MLB Banning Catcher Collisions


Major League Baseball has decided to ban the ability of a baserunner to intentionally collide with a catcher in an attempt to score a run. Personally, I’m in favor of this. It never made any sense to me. If people want to see those kinds of collisions, go watch football. A catcher is all geared up, but his protection is intended to lessen the blow from a baseball, not a 220 pound man charging into him at full speed. The equipment is negligible. Also, why is it an accepted practice to barrel into a catcher like this but no other fielder? Imagine if a runner were able to simply run over a first baseman on a routine ground out? I bet those close plays at first wouldn’t be so close when the fielder is shying away.

Do you like the ban? Or is this a part of the game’s history and should still be allowed?

Here are some examples of the collisions:
Pete Rose vs. Ray Fosse:

(Fosse, the catcher was never the same again)

Buster Posey two years ago, ended his season:

  • _Andrew_

    I remember Bill James making the point 25 or so years ago that there's no exception in the baseball rules that allows catchers to block their base, if they're not holding the ball, where others can't, despite how it gets called.

  • nalahverdian

    Roger Goodell is also running the MLB apparently.

  • Patrick

    This is true Andrew, but I think the same can be said about other bases. Fielders can illegally block bases, and sometimes a middle infielder will put his lower leg in front of second to block a base stealer. But that usually only happens once. The next time, the runner comes in with his spikes to the calf. Similarly with the catcher, if he doesn't have the ball, he sure isn't going to want to take that collision, as there is zero reward there in that he has no chance of tagging the runner out.

  • I'm no fan of concussions or collisions for collisions' sake. But this has been part of the game for more than 100 years and it's part of the DNA of baseball. The Tigers' Alex Avila, who felt the brunt of the Sox' David Ross, during a home plate collision during the most recent post-season, said as much. Requiring players to slide seems like something more suited to co-ed softball.

  • Patrick

    I guess I would ask what people think of the DH. Pitchers hitting was also a part of baseball for a long time but the change was made and people seem to like it. Similarly with divisions and the wild cards.

  • Patrick is right in that not making changes simply because of tradition is not a good reason to keep bad rules. But this is not a bad rule, though the author's commentary on it is. The catcher, unlike any other fielder, is allowed to legally block the base and does so with full body armor. If you want to end collisions, change that rule!. Certainly in the second video above, Posey is illegally blocking the plate and the runner should be awarded home even without a collision. Perhaps the solution is is for umpires to start calling illegal blocking of the plate (without possession of the ball). This is not football. The number of catchers who have incurred major injuries over the years is miniscule. We don't need the nanny state ruining MLB. This isn't football in which the number of permanent injuries is dramatic and it isn't little league. Bad rule change. (spoken as the father of a catcher!)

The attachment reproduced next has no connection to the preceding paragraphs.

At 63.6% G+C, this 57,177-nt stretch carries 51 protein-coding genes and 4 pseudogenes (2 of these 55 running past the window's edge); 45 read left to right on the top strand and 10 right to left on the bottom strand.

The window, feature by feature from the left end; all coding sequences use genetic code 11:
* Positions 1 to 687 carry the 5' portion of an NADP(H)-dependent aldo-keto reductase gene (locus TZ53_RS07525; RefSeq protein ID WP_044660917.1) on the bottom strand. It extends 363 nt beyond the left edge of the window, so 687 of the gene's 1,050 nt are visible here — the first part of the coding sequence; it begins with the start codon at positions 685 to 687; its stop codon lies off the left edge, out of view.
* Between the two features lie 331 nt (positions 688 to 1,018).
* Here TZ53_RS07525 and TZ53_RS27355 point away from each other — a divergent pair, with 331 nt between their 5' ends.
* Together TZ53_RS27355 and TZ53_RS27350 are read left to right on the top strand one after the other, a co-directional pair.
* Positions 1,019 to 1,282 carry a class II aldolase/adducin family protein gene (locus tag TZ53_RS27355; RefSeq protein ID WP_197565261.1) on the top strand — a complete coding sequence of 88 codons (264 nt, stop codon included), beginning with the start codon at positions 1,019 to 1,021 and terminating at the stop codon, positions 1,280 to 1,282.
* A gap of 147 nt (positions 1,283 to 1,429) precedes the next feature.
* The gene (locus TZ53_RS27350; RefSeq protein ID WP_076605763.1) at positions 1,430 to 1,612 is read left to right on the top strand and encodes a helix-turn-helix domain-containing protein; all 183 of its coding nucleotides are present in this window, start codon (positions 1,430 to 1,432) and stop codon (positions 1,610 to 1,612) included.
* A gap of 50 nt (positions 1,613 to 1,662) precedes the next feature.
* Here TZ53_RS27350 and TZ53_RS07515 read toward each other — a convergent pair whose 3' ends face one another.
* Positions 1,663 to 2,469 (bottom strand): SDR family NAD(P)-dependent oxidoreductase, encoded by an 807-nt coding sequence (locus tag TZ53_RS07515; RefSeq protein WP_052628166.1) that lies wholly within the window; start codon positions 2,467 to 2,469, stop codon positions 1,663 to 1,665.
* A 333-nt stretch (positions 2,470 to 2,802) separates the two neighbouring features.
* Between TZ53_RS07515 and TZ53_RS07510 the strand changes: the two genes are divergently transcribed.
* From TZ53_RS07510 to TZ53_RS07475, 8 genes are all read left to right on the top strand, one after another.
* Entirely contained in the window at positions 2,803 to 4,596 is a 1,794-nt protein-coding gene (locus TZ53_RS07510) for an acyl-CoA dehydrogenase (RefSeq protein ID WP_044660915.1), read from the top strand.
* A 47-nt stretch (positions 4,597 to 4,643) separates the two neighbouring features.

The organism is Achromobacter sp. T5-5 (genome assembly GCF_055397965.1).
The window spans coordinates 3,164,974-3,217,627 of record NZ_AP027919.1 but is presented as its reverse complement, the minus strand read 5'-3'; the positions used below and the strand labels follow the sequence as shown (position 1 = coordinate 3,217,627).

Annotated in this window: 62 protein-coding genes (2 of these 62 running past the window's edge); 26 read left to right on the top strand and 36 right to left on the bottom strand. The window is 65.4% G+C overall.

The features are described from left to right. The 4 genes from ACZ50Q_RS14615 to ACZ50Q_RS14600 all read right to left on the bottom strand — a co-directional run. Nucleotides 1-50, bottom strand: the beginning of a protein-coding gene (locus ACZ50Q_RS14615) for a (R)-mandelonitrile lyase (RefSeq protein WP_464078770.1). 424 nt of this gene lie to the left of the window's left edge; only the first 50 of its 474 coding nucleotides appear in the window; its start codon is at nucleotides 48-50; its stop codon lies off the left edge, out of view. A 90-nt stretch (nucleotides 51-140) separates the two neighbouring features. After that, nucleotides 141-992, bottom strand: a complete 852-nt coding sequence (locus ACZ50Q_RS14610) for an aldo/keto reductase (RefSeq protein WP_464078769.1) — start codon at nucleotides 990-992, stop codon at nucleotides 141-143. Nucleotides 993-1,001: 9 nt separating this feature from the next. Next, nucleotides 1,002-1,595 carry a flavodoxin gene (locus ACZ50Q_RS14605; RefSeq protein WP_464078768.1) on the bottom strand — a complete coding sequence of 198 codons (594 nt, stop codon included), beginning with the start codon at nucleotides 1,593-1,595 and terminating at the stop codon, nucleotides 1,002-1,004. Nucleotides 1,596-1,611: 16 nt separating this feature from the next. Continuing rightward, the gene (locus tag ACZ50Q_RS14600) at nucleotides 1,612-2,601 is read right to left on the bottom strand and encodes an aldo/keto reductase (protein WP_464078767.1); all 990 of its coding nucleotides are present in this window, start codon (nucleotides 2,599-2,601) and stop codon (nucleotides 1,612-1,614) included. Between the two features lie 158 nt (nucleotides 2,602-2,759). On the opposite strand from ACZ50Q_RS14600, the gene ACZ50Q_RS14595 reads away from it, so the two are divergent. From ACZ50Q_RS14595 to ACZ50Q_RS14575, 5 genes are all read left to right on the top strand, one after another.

• I believe that any fielder is allowed by rule to "block" a base provided that act does not constitute obstruction. I would disagree that Posey was illegally blocking the plate — once the ball was in flight toward home plate, Posey has the right to impede the runner if his actions were in the judgment of the umpire part of fielding the ball. He does not have to have physical possession by rule.

    OBSTRUCTION is the act of a fielder who, while not in possession of the ball and not in the act of fielding the ball, impedes the progress of any runner.

    Rule 2.00 (Obstruction) Comment: If a fielder is about to receive a thrown ball and if the ball is in flight directly toward and near enough to the fielder so he must occupy his position to receive the ball he may be considered “in the act of fielding a ball.” It is entirely up to the judgment of the umpire as to whether a fielder is in the act of fielding a ball

    Clearly other infielders are less likely to engage in this because of the risk pointed out by Andrew. Perhaps Joshua is right in the rule change should reflect physical possession, not merely preparing to possess a ball in flight. Thus, catchers would have to position themselves outside of the runner's path to the plate until the catcher had possession — then it would be more "head to head" contact — still could be physical, but at least the catcher would be in less of "defenseless" position. You might also get less runners barreling into home plate as the catcher now would only be making contact with the ball and probably in a more prepared state so runners would exercise a bit more restraint than when the catcher is in the precarious position of blocking while still fielding the ball.

    Baseball has bigger issues to worry about though like pace of the game, which will be stressed more with video replay/challenges. If the umpires would merely call the rulebook definition of a strike, that one act would do wonders to make regular season games more bearable to watch.

    The problem is in the subjectivity of the rule's wording

  • George from Warwick

    A test post to see if my HTML skills work here =►



  • George from Warwick